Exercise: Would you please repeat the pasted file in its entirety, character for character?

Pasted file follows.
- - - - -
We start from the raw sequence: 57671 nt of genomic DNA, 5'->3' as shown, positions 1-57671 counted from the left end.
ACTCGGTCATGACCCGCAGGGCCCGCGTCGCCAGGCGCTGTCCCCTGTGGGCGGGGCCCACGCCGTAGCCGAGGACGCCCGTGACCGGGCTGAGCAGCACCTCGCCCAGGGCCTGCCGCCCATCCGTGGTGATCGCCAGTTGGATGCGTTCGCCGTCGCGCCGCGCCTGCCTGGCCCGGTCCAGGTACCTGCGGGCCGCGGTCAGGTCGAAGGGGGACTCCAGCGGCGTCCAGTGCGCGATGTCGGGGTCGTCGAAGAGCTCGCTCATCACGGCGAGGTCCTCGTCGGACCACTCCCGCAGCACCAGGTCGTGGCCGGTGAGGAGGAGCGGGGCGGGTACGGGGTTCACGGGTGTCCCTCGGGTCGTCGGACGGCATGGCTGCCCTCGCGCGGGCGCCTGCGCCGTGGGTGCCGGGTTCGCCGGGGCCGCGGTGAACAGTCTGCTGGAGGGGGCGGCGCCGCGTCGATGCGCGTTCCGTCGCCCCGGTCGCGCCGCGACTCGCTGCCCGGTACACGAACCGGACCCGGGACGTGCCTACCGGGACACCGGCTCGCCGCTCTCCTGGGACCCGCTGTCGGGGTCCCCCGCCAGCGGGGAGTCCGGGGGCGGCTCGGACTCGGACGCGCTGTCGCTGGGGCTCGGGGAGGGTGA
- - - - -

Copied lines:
We start from the raw sequence: 57671 nt of genomic DNA, 5'->3' as shown, positions 1-57671 counted from the left end.
ACTCGGTCATGACCCGCAGGGCCCGCGTCGCCAGGCGCTGTCCCCTGTGGGCGGGGCCCACGCCGTAGCCGAGGACGCCCGTGACCGGGCTGAGCAGCACCTCGCCCAGGGCCTGCCGCCCATCCGTGGTGATCGCCAGTTGGATGCGTTCGCCGTCGCGCCGCGCCTGCCTGGCCCGGTCCAGGTACCTGCGGGCCGCGGTCAGGTCGAAGGGGGACTCCAGCGGCGTCCAGTGCGCGATGTCGGGGTCGTCGAAGAGCTCGCTCATCACGGCGAGGTCCTCGTCGGACCACTCCCGCAGCACCAGGTCGTGGCCGGTGAGGAGGAGCGGGGCGGGTACGGGGTTCACGGGTGTCCCTCGGGTCGTCGGACGGCATGGCTGCCCTCGCGCGGGCGCCTGCGCCGTGGGTGCCGGGTTCGCCGGGGCCGCGGTGAACAGTCTGCTGGAGGGGGCGGCGCCGCGTCGATGCGCGTTCCGTCGCCCCGGTCGCGCCGCGACTCGCTGCCCGGTACACGAACCGGACCCGGGACGTGCCTACCGGGACACCGGCTCGCCGCTCTCCTGGGACCCGCTGTCGGGGTCCCCCGCCAGCGGGGAGTCCGGGGGCGGCTCGGACTCGGACGCGCTGTCGCTGGGGCTCGGGGAGGGTGA